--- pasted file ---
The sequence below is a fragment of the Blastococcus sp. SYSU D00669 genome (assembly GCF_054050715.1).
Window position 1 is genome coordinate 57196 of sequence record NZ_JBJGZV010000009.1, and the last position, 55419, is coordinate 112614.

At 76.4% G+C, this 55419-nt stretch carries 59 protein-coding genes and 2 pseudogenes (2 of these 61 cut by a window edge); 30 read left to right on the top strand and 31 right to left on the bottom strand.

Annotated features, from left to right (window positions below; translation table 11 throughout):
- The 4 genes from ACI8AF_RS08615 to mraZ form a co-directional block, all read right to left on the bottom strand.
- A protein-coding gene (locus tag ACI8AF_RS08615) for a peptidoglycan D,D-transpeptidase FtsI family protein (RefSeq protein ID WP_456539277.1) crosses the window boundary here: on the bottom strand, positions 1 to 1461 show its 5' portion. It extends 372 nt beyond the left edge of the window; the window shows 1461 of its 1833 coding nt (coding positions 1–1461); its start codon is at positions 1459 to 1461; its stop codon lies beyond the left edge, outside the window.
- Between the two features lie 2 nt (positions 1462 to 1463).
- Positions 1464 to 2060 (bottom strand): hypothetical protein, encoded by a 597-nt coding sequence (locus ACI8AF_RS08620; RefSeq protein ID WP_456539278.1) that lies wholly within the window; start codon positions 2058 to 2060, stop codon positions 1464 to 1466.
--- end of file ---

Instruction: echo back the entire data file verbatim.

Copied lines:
The sequence below is a fragment of the Blastococcus sp. SYSU D00669 genome (assembly GCF_054050715.1).
Window position 1 is genome coordinate 57196 of sequence record NZ_JBJGZV010000009.1, and the last position, 55419, is coordinate 112614.

At 76.4% G+C, this 55419-nt stretch carries 59 protein-coding genes and 2 pseudogenes (2 of these 61 cut by a window edge); 30 read left to right on the top strand and 31 right to left on the bottom strand.

Annotated features, from left to right (window positions below; translation table 11 throughout):
- The 4 genes from ACI8AF_RS08615 to mraZ form a co-directional block, all read right to left on the bottom strand.
- A protein-coding gene (locus tag ACI8AF_RS08615) for a peptidoglycan D,D-transpeptidase FtsI family protein (RefSeq protein ID WP_456539277.1) crosses the window boundary here: on the bottom strand, positions 1 to 1461 show its 5' portion. It extends 372 nt beyond the left edge of the window; the window shows 1461 of its 1833 coding nt (coding positions 1–1461); its start codon is at positions 1459 to 1461; its stop codon lies beyond the left edge, outside the window.
- Between the two features lie 2 nt (positions 1462 to 1463).
- Positions 1464 to 2060 (bottom strand): hypothetical protein, encoded by a 597-nt coding sequence (locus ACI8AF_RS08620; RefSeq protein ID WP_456539278.1) that lies wholly within the window; start codon positions 2058 to 2060, stop codon positions 1464 to 1466.